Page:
It’s indicative of the continued erosion of the value of social media as a vehicle for real engagement; of the vast number of so-called “social media experts” that have, time and time again, proven that they have no idea what social actually means.

While the human in me recoils in horror at what transpires in a time of crisis; whether it’s an ocean away or much closer to home, the professional in me never fails to recoil when I look at my Twitter stream.

You see, when news breaks, Twitter is my default go-to. The media has largely proven itself to be an entertainment industry first, a money-making enterprise second, and an actual news reporting entity somewhere down around number eight or nine on the list. As such, I mostly ignore it. But the ability to get information quickly and from multiple sources simultaneously makes Twitter a no-brainer when it comes to following a breaking story.

My personal and professional streams are one and the same. The account I use to get news and information is the same account that I use to keep up with the goings-on in my industry. And, as incredible as it seems in the time of crisis, my industry never fails to keep on keeping on.

So-called social media experts continue tweeting out self-serving links – links to posts they wrote, links to posts that other people wrote, links to classes they want you to sign up for, links to live video chats they’re hosting – with no acknowledgement of what’s happening in the world around them.

Of course, anyone who has been online more than a day or two knows that these people aren’t sitting in front of their TVs watching these events unfold while they write and send these tweets. Hell, anyone who has almost any social presence whatsoever knows that most of what you see today isn’t actually composed in real time. It’s all automated – pre-composed and calendared to go out at regular intervals to ensure that your “voice” continues to be heard, even when you’re nowhere near a computer. It’s today’s way of gaining “influence” and, frankly, it sucks.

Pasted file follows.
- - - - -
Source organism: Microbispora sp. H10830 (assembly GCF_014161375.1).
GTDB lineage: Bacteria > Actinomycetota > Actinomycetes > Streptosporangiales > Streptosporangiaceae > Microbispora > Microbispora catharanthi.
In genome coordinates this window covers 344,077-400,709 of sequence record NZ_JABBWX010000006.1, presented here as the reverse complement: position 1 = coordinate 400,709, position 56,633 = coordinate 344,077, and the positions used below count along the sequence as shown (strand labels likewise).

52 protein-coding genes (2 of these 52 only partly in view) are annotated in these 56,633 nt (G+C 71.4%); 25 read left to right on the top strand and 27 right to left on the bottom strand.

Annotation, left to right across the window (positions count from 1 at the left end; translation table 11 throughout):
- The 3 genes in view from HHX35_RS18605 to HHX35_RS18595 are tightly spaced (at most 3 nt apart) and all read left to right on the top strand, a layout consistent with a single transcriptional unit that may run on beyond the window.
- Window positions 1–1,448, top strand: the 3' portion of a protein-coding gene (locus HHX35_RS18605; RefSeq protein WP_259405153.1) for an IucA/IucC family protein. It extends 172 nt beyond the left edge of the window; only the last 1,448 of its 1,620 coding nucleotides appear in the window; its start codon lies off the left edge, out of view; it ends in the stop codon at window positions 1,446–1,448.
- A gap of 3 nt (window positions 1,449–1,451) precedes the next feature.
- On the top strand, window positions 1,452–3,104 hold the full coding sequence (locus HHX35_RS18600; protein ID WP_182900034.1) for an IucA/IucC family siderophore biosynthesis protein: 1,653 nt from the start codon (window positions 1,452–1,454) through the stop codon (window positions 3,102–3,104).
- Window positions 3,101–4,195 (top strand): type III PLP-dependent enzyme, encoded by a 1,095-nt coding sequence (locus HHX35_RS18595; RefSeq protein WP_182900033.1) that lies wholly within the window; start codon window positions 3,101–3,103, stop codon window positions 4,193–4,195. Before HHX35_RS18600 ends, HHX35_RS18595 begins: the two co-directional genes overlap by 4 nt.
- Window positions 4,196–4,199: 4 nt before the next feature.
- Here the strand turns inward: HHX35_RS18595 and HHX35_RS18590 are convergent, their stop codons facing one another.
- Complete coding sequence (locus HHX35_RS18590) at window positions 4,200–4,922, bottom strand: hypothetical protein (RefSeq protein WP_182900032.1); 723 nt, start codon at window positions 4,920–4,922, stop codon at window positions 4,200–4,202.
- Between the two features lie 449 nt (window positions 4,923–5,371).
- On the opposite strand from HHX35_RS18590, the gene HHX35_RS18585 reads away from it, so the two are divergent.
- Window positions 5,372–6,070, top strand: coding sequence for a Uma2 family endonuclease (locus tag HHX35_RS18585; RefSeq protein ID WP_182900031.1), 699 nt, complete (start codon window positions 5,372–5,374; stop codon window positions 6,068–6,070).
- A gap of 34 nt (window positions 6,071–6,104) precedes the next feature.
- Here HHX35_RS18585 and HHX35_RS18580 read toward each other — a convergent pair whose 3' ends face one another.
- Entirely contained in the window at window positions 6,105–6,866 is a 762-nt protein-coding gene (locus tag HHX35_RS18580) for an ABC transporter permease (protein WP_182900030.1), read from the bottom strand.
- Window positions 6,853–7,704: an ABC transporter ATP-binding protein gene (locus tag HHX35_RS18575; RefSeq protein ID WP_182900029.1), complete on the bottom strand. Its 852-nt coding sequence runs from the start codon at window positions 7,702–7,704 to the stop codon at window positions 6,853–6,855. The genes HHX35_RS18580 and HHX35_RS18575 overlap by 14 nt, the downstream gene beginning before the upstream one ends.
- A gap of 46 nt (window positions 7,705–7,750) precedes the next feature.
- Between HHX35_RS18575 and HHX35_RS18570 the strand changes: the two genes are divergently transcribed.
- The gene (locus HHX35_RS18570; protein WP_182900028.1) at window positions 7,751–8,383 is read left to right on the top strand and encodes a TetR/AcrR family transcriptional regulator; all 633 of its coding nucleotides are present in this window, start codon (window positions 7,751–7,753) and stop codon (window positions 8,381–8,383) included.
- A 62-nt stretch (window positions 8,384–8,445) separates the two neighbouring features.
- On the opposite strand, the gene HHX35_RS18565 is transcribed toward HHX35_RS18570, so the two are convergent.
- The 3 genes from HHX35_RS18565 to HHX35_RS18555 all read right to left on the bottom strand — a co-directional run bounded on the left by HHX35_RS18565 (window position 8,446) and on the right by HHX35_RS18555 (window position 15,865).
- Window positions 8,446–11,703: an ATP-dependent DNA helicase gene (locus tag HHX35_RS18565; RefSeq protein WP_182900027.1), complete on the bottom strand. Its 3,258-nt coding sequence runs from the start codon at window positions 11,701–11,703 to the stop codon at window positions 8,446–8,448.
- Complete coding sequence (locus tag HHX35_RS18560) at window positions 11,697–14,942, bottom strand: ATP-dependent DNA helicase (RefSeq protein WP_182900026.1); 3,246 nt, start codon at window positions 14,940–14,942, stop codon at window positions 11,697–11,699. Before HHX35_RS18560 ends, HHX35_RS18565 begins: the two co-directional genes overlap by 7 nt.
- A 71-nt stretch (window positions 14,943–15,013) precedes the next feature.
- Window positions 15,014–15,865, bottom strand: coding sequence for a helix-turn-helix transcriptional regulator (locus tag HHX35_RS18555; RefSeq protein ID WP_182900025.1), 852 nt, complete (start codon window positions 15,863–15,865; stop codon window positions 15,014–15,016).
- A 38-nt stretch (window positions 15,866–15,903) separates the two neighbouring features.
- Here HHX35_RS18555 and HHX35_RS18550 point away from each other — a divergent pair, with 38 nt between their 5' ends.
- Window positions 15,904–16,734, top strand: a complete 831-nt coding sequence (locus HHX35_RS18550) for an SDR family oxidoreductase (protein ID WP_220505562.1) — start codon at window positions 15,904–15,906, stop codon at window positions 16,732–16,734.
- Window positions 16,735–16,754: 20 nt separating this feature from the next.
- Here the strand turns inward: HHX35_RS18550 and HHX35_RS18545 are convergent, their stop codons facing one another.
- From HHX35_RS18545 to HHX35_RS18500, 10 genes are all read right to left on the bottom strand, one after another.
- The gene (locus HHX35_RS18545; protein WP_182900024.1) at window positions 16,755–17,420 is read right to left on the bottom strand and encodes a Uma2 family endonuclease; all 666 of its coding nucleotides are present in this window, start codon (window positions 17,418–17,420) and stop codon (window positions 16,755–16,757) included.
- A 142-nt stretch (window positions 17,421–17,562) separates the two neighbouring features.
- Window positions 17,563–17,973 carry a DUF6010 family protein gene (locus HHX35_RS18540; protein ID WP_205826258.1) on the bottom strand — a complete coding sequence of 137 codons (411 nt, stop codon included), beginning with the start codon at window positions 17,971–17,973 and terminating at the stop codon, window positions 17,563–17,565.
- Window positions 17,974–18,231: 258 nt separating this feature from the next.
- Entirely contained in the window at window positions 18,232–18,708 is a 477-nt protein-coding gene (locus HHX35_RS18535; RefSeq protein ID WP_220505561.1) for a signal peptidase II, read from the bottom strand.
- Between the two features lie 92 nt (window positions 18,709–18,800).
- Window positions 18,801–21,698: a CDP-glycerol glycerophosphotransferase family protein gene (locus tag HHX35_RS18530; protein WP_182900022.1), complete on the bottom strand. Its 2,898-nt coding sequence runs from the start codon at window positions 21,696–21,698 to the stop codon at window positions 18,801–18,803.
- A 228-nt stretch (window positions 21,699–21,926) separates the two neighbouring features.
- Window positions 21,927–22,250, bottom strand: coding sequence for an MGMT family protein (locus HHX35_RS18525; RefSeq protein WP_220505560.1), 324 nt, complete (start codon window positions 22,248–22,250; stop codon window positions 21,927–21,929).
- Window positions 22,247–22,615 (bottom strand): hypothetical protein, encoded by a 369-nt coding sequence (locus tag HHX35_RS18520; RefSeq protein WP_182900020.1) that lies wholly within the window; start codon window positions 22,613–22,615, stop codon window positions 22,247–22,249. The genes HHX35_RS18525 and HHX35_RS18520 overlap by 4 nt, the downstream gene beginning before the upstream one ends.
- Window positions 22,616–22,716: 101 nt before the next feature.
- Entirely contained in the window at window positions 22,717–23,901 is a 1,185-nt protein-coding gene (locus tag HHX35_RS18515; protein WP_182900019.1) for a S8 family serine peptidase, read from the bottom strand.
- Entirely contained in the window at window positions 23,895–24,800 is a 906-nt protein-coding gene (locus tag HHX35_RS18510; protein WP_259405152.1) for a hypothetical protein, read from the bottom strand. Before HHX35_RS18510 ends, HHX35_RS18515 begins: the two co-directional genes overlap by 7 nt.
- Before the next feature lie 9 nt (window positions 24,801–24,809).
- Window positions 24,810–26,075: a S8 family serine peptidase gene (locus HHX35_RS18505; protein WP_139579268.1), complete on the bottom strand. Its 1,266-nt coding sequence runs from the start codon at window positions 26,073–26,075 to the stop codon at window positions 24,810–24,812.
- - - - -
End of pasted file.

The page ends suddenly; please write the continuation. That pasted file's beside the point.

You know why it sucks? Because there’s a dirty little secret that no one wants you to know. Here it is:

If it wasn’t for automated services, most of the people who run these accounts wouldn’t have anything to say.

Look at the tweet count on some of them…most are in the high 5-figures while some have easily cleared the 100,000 tweet mark. What’s the best case scenario for a signal to noise ratio on an account that is tweeting out anywhere from two to five links per hour? Or, perhaps even more importantly – when do they have the time to read the things that they’re recommending that you go out and read yourself?

They don’t have the time because they haven’t read the links. If they had, they would never get anything done. Mathematically, there’s simply not enough time in a day.

But above and beyond all of this: regardless of your opinion of automation, the role of social media in developing influence, engagement versus broadcast, or any of the other “issues” in our industry (because “issue” seems like such an overstatement in this context), one thing has become absolutely essential to understand:

If you’re going to automate your social media presence, you pause it when the shit hits the fan.

This is the price you pay for the gift of being able to put your “influence” on auto-pilot. The thought process should, quite literally, be:

Oh my god, this event is horrible.

I need to suspend my social media automation, now. Not in a minute or two…right fucking now.

I unfollow a lot of people when tragedy strikes for the sole reason that, in that one instance, they prove to me that they don’t know jack shit about social, empathy, or – perhaps most simply – what it means to be a human being.

If they did, they would have known that shutting down the automation of their self-serving promotion was job one. We’re still people behind these keyboards and no matter how much you want to say that times have changed and the “social mission” has changed, your stream is still you communicating to the world.

And just like the death of someone’s parent is the wrong time to ask about that five dollars they owe you, a national or global tragedy is the wrong time to tell your followers about the 67,243rd link that you think they should read.